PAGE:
Nevertheless, rather than moving forward from what is certainly an extraordinary victory against terrorism, and on to the tasks of reconstruction and of securing a fair deal for the Tamils in Sri Lanka, many embittered Westerners appear to feel that some vengeance is due against the architects of the campaign that so comprehensively destroyed the LTTE. Moves have been initiated for the UN Human Rights Council to ‘investigate’ human rights violations and ‘war crimes’ during the final phases of the Sri Lankan war against the LTTE in an initiative that, one commentator notes, can only "add to the world’s store of duplicity and hypocrisy". On his part, President Rajapakse has unambiguously dismissed these attempts, declaring, "There are some who tried to stop our military campaign by threatening to haul us before war crimes tribunals. They are still trying to do that, but I am not afraid."
That this was a hard-fought war is inescapable; that it prevailed over one of the most lethal and feared terrorist groups in the world is undeniable; that the end was bloody is, again the stark reality. It is necessary, however, to recall that LTTE terrorism and successive phases of the Eelam War have resulted in, according to the UN, between 80,000 and 100,000 killed over the past over two and a half decades. According to the Sri Lanka Government, this included 23,790 Security Force (SF) personnel, of which 6,262 were killed, and 29,551 were wounded in the offensive between August 2006 and May 17. Earlier, the LTTE had disclosed, in November 2008, that it had lost more than 22,000 cadres since the first guerrilla death in November 1982. The Military Spokesman, Brigadier Udaya Nanayakkara disclosed, further, that some 22,000 LTTE fighters had been killed during Eelam War IV, that is, between July 26, 2006 and May 18, 2009. Unofficial and unverified tallies suggest that some 7,000 civilian deaths have occurred in the final phase of fighting, since January 2009. Unverified data complied by the South Asia Terrorism Portal indicates that at least 3,755 SF personnel, 3,209 militants and 11,108 civilians have been killed since January 2, 2009, on which date Kilinochchi was captured by the Army (civilian and SF fatality figures relied largely on pro-LTTE sources such as Tamil Net). With this last carnage, the terror has been brought to an end and the possibility opens out that the bloodshed may now, finally, cease, and that a truly political settlement can now be negotiated among political players.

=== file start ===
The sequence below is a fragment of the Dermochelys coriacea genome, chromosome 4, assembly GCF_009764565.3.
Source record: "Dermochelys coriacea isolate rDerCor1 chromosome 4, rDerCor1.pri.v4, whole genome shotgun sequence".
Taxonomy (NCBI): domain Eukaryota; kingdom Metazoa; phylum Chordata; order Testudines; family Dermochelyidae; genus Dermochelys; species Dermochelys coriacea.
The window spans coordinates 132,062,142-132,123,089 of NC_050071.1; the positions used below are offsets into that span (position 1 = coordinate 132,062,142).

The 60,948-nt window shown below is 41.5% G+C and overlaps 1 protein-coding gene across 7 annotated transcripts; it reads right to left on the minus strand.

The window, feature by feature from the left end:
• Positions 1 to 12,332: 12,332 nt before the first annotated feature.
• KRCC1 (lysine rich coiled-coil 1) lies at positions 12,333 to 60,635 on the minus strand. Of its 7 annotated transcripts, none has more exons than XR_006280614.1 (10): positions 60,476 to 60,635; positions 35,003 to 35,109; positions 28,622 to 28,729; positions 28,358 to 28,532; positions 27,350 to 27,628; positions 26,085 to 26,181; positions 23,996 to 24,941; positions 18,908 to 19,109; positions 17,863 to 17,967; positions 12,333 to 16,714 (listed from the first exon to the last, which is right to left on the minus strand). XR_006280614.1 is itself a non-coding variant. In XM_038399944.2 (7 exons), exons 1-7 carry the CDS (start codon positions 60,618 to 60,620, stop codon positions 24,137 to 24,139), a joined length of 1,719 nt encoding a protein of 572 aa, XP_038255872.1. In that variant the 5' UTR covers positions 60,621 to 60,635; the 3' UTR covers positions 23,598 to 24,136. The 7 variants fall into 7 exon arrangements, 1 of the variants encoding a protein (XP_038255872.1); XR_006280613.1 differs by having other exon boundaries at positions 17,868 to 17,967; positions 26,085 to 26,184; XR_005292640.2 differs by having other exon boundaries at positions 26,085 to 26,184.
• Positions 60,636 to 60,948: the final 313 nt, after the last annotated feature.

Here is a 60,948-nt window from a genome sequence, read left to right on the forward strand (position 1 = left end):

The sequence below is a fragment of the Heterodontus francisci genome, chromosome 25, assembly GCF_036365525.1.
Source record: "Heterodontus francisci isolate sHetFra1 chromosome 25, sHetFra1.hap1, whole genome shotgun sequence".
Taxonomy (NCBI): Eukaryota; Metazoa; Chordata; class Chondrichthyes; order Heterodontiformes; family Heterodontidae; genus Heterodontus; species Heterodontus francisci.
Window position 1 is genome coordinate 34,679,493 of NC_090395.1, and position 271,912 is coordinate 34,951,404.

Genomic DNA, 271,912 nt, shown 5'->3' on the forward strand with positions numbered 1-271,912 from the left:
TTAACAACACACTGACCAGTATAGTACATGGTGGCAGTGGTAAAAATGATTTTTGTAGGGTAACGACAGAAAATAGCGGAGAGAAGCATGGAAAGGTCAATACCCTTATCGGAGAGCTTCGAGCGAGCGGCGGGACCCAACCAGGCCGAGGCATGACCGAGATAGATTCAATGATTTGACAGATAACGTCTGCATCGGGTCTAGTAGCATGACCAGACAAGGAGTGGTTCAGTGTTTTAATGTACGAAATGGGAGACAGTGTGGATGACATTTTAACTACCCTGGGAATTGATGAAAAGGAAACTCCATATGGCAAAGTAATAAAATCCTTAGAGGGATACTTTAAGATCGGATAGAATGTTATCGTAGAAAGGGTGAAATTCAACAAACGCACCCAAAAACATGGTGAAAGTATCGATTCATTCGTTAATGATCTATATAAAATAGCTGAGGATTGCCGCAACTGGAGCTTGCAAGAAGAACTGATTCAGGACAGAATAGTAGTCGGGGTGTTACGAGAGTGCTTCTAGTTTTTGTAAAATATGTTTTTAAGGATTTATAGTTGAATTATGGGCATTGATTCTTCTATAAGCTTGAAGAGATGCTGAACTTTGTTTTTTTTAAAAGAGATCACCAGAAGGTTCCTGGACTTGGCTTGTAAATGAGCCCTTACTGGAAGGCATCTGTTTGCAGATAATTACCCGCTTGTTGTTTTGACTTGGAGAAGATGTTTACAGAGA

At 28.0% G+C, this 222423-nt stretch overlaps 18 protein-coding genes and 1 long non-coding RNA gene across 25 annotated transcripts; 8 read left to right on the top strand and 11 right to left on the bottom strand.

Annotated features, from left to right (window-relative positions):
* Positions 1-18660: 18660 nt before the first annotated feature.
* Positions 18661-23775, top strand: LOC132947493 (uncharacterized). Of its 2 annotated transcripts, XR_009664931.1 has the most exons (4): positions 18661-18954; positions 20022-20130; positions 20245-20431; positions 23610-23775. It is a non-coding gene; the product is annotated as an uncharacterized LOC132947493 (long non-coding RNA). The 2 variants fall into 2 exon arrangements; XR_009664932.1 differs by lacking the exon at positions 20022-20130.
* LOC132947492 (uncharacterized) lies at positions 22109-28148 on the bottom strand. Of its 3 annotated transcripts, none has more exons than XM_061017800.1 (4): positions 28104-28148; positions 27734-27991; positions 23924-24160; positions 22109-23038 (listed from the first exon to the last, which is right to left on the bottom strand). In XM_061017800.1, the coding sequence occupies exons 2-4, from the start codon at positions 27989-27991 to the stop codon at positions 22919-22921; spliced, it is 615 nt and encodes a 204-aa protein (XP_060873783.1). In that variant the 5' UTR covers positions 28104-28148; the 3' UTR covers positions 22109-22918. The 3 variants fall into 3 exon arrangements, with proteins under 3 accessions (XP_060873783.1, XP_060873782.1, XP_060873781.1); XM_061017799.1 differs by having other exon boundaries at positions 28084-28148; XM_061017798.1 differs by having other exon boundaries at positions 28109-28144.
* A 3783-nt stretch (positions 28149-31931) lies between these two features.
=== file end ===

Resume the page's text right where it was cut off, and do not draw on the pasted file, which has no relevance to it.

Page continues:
It was on May 20 that the Sri Lanka military officially ended the war with the LTTE in the Mullaitivu beach area. Earlier, at 1400 hrs of May 18, the Army had announced that the entire Puttumatalan area has been brought under Government control, finally freeing the entire country free from LTTE’s terrorism. The LTTE, which, at one time, controlled over 15,000 square kilometres or nearly one-fourth of the 65,332 square kilometres territory of the island nation, was finally decimated.
Earlier, the Government had announced that the ‘humanitarian mission’ launched to liberate civilians held hostage in a human shield by the LTTE for months, had been brought to an end in the afternoon of May 17 in Mullaitivu. The LTTE ‘international relations’ head, Selvaraja Pathmanathan, in a statement issued from outside Sri Lanka on the same day, stated that the war had reached its bitter end and that the outfit had decided to silence their guns in the interest of saving the lives of innocent Tamil citizens. Subsequently – after initial denials that LTTE chief Velupillai Prabhakaran had been killed – Selvaraja Pathmanathan confirmed in an interview with BBC on May 24, that the Prabhakaran had been killed, and that the LTTE had now "given up violence and agreed to enter a democratic process to achieve the rights for the Tamil (self) determination of our people."